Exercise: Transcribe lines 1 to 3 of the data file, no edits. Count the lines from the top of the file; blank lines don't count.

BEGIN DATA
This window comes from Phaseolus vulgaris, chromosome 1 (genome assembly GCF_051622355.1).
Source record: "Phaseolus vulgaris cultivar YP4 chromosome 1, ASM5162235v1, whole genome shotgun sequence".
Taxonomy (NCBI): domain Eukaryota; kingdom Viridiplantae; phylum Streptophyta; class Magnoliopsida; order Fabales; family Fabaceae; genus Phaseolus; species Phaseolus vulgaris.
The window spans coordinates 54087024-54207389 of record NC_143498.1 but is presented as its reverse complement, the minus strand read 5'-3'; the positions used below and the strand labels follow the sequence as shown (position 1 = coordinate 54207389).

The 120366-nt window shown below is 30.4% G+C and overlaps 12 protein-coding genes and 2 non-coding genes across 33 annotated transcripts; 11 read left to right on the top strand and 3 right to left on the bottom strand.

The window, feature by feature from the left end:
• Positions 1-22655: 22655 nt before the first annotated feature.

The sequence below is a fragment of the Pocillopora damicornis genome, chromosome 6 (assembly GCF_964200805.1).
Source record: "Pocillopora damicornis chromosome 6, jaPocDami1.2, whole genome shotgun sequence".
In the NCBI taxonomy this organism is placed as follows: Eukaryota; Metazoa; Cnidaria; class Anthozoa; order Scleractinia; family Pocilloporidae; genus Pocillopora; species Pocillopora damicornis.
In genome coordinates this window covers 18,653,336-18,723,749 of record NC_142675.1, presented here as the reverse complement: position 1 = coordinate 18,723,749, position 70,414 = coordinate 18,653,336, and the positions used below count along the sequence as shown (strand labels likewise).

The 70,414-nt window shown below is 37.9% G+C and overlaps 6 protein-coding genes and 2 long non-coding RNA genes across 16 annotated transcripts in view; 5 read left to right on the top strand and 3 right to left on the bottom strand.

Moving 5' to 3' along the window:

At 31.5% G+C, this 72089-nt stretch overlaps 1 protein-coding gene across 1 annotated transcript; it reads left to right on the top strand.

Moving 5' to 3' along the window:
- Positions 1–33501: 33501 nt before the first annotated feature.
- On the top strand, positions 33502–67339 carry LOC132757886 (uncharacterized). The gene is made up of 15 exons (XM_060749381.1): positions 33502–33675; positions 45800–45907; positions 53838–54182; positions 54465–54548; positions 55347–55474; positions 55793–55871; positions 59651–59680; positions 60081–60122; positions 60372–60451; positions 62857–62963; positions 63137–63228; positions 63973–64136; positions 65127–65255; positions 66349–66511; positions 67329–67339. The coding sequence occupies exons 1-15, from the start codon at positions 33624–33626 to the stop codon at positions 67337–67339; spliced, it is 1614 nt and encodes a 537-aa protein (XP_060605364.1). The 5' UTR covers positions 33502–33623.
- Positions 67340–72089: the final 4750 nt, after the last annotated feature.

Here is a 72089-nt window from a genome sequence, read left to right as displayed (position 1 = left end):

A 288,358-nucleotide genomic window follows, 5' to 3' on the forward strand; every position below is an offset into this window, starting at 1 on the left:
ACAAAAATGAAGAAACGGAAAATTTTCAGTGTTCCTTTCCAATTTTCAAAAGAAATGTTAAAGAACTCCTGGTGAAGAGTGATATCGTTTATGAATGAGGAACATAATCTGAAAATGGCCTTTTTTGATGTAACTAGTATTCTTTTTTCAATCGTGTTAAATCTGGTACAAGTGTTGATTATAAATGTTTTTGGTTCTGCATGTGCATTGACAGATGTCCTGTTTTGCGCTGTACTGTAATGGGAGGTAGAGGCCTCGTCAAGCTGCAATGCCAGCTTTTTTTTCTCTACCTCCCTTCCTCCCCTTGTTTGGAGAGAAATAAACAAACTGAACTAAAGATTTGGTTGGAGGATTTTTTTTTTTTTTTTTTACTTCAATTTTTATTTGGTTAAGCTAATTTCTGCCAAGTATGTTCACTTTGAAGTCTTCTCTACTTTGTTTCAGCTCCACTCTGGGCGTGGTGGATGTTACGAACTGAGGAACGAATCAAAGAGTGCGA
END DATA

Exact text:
This window comes from Phaseolus vulgaris, chromosome 1 (genome assembly GCF_051622355.1).
Source record: "Phaseolus vulgaris cultivar YP4 chromosome 1, ASM5162235v1, whole genome shotgun sequence".
Taxonomy (NCBI): domain Eukaryota; kingdom Viridiplantae; phylum Streptophyta; class Magnoliopsida; order Fabales; family Fabaceae; genus Phaseolus; species Phaseolus vulgaris.